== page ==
The Zimbabwean government this year turned away foreign food aid, saying the country produced enough to feed its people.
But Harare has recently allowed the United Nations World Food Programme to undertake a one-off free food distribution to get rid of its stock left over from April when the government stopped general food aid.
Volunteer workers confirm the hunger in the area.
"It is depressing to go out there visiting the sick, handing out a few bars of soap, diapers, some antiseptic solutions -- but seeing that what is urgently needed is food," said volunteer Georgina Tshabalala.
Dube is not only struggling to provide food for her orphaned grandchildren, but also shelter.
She cleans up grass that fell while she was thatching the roof of her new mud and pole hut in this remote rural area of Zimbabwe.
With nobody to help her build or maintain their home, Dube has to risk climbing onto the roof to patch it up before the rains bring it down.
Inside, the fire has gone out.
Dube said besides the fact that their one meal has already been cooked, she could not afford to keep the fire going because she does not have the energy to regularly go to the bush to cut down firewood.
The elderly woman -- old and weak enough to be a dependent herself -- said she had no choice but to look after her some of her grandchildren.
Those who are not under her wing are probably involved in illegal gold mining, rife in the area.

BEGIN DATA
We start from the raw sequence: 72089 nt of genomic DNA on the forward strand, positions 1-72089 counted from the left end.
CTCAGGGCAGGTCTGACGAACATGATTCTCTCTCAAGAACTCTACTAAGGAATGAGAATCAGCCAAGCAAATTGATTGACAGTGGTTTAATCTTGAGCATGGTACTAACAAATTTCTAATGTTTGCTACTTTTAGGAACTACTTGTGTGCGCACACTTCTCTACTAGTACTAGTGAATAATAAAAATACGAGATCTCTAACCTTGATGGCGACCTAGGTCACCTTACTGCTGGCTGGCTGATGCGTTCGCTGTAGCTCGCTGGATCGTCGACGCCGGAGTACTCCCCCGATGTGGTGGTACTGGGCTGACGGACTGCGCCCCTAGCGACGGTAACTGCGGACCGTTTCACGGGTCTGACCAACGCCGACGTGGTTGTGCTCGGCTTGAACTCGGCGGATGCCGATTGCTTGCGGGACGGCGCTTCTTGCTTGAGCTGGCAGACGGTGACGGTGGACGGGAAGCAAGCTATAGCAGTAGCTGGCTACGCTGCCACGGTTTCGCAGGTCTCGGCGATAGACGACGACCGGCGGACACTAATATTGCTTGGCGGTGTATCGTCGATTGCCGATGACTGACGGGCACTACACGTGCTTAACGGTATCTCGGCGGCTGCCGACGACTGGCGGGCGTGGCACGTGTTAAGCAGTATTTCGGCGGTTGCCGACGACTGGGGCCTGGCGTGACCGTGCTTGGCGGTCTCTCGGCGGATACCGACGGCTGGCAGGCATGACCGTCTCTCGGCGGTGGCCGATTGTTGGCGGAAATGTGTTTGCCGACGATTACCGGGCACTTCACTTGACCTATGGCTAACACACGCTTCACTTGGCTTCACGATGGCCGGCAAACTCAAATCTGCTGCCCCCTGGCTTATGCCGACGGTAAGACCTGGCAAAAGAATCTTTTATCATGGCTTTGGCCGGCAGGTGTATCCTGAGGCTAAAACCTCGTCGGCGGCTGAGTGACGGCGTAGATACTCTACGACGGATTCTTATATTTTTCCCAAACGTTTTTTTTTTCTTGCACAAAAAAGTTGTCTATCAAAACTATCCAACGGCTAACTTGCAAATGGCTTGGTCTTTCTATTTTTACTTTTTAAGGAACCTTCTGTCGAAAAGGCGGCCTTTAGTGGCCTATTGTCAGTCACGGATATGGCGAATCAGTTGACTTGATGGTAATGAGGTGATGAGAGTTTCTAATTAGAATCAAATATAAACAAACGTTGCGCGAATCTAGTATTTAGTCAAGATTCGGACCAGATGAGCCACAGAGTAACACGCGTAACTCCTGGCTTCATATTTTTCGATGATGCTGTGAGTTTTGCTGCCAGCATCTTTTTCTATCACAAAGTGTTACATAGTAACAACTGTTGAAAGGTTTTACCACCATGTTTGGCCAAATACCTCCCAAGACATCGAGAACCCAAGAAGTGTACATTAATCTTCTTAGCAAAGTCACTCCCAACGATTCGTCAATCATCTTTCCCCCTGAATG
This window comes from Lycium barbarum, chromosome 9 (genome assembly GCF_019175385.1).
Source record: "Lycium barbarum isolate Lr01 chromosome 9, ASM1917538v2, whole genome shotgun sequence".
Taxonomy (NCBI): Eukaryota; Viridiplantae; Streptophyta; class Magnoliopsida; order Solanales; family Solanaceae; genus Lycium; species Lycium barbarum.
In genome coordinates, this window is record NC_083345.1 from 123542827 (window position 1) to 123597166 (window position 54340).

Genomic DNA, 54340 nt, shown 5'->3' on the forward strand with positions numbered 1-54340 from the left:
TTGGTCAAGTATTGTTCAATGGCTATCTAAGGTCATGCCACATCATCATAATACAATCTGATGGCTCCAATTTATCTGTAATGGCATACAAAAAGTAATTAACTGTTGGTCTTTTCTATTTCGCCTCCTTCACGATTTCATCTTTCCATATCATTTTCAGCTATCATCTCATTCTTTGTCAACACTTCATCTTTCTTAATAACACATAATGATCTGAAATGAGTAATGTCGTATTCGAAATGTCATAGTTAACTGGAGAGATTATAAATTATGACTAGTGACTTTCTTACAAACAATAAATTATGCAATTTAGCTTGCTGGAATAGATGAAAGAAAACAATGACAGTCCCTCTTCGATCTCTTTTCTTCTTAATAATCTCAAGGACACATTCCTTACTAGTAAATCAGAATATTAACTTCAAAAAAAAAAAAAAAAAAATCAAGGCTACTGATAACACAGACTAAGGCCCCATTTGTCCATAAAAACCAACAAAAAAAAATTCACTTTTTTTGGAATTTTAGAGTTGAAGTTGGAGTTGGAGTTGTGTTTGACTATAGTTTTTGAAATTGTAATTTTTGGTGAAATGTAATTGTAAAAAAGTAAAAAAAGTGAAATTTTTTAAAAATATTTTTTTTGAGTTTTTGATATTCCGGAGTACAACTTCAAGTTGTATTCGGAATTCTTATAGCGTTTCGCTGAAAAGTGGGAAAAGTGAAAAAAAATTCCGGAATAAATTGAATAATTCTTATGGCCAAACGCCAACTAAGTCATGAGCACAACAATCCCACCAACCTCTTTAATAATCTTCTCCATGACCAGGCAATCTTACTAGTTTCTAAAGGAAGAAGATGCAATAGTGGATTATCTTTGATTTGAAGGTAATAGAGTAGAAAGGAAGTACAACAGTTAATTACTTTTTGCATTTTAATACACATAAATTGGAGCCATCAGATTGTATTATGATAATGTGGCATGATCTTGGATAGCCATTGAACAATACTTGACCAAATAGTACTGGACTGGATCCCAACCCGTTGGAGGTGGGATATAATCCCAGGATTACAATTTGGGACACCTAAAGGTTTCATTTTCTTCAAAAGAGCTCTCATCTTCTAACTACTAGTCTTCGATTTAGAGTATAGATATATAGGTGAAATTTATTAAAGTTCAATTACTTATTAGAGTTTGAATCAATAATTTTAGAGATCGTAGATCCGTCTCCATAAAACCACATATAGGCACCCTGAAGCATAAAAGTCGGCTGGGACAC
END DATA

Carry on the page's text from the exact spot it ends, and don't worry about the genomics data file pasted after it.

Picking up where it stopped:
"I don't really know how they are surviving, but no one helps me with anything. The chickens and the goats you see outside I sell to send these children to school," she said.
Despite the difficult living conditions and lack of food, one of her grandchildren, Dan, (7), passed his year-end school examinations with A grades. - Sapa-AFP
Improved Zim inflation still world's highest
14 December 2004 15:15
Zimbabwe's official inflation rate dropped to 149,3% last month, down from 209% in October, the state Central Statistical Office said on Tuesday. The new rate still leaves Zimbabwe with the highest inflation in the world.
The troubled Southern African country is in the midst of its worst economic crisis since independence from Britain in 1980, with inflation peaking at more than 600% last year.
With the local currency plummeting, sending a Christmas card to Europe by air mail now costs Z$40 000 (about R41) -- twice as much as a one-bedroom apartment did shortly after independence.
A dollar was equivalent to Z$2 at the time, compared with the current official rate of Z$5 600, or Z$8 000 on the black market.
The Reserve Bank attributes the recent drop to tighter fiscal policies aimed at reining in rampant profiteering and a lucrative black market in scarce commodities and hard currency.
However, the official inflation rate excludes prices on a wide range of services and imports that have continued to soar throughout the year.
The cost of medicines, vehicle repairs and health, agriculture and mining equipment has risen by more than 600%. The state telephone and postal companies have increased their fees by 1 000%.
The agriculture-based economy has collapsed in the four years since the government began seizing thousands of white-owned commercial farms for redistribution to black Zimbabweans.
The country routinely faces acute shortages of food, gasoline, hard currency and other imports. -- Sapa-AP